Monday, November 21, 2011

Christ the King

May my words be in the Name of the Father, the Son, & the Holy Spirit – Amen.

Today is the feast of Christ the King & today our Gospel reading shows an aspect of that Kingship … judgement!

I Preached on this passage three years ago … spoke about it as a parable … after asked training rector what he thought … he said he disagreed with me completely, because he thought the passage was Jesus speaking prophetically!

So which is it, parable of prophecy? Both have similar elements, the use of metaphorical language, for example … so I thought I'd do some more research & looked to a few commentaries … one was not of much help: it described the passage as a 'word picture of the end times' … which may be true, but didn't help me decide! But other works seemed to agree that the passage was neither prophecy or parable but an example of apocalyptic scripture … the main examples of the apocalyptic genre in the Bible are found in Daniel and the Revelation to St John the Divine … it is called 'Apocalyptic' for no other reason than the word in Greek for Revelation is 'Apocalypta' and the genre as a whole takes its name from the book of Revelation …

Now despite what movies like to portray, or doom-sayers like Hal Linden says in his book 'the late, great Planet Earth', apocalyptic literature is not a type of prophecy, it is a completely different genre … it is something that is written or spoken at a time of trouble or persecution that is intended to give comfort to those to whom it is addressed … for example, Revelation was written at a time when the Church was undergoing severe persecution by Rome and it's message was to provide comfort to those who suffered so that they would know that what they endured was not in vain …

so what are the implications for the passage if it is one genre or another? If it is a parable, it falls into the category of example story, & it tells us how Christians should show kindness … if it is prophecy, it shows us how things will be at the end of days, & how there will be reward or punishment according to how we have followed the commands of our King … and certainly the passage works as both …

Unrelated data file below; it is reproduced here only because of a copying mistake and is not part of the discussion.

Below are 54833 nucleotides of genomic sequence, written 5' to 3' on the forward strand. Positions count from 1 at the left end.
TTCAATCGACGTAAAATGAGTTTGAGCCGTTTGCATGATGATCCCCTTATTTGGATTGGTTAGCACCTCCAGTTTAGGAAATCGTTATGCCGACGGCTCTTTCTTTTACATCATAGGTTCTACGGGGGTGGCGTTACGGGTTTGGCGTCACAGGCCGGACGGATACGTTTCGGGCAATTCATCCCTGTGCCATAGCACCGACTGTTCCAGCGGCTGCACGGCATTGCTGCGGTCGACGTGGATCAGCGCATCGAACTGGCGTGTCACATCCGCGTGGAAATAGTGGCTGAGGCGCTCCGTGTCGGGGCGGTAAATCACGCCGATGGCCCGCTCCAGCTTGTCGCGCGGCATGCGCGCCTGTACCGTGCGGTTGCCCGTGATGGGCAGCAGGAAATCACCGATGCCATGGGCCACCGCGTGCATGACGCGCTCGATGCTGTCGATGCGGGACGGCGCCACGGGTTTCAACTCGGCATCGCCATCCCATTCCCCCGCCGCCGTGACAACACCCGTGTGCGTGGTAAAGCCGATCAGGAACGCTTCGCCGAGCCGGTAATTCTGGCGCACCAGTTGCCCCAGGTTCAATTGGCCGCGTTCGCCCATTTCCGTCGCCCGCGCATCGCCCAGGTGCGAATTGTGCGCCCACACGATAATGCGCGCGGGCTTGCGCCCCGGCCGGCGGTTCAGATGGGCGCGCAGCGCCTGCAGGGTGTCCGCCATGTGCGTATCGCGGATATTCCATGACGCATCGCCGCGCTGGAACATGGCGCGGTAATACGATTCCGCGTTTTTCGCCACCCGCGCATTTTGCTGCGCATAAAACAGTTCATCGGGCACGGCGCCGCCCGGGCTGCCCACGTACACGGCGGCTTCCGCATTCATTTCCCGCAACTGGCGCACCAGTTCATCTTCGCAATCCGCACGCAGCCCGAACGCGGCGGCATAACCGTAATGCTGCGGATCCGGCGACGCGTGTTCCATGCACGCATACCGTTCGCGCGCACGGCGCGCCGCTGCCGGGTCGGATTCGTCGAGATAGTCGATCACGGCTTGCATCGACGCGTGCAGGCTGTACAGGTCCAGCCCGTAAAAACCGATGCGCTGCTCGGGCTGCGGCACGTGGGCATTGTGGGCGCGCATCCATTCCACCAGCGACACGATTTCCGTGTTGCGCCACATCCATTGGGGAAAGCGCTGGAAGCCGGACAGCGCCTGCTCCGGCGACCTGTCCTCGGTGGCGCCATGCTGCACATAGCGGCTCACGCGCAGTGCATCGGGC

but as I said, most of the scholars seem to agree that the passage is essentially apocalyptic … what are the implications for looking at the passage in that way … well as I said, apocalyptic is intended to provide comfort to those for whom it is written … so what comfort is there to be taken from this passage? Well, clearly there is comfort in idea that our faithfulness will be rewarded … but also, I think there is comfort in the realisation that faithfulness can be a lot simpler than we realise …

sometimes it can be easy to be discouraged … being a Christian is not easy … and being a perfect Christian is all but impossible … and the temptation can be to throw the towel in, to give up … who can attain the level of self-denial and self-sacrifice required, who can avoid all the temptations and pitfalls, who can be in the world but not of it when there is so much to compete for our attention, so many day to day worries to distract us …
and that is how this passage gives comfort and hope … you don't have to be perfect … you just have to give bread to the hungry stranger … you don't have to turn your back on the world … you just have to visit the sick …

all of the things mentioned are simple and easy to do … or at least they should be easy … and they will be easy if we are faithful to the commands of our King … and our open to the Grace that he provides to make all things possible … because he promised that he was always with us … and we can take encouragement from the fact that we can see him with us in all we help and all who help us … and so I pray that our King will provide that Grace we need to follow his commands to you and I and all God's Children, this day and forever more. Amen.

(Sermon notes: 20 October 2011 - Christ the King)

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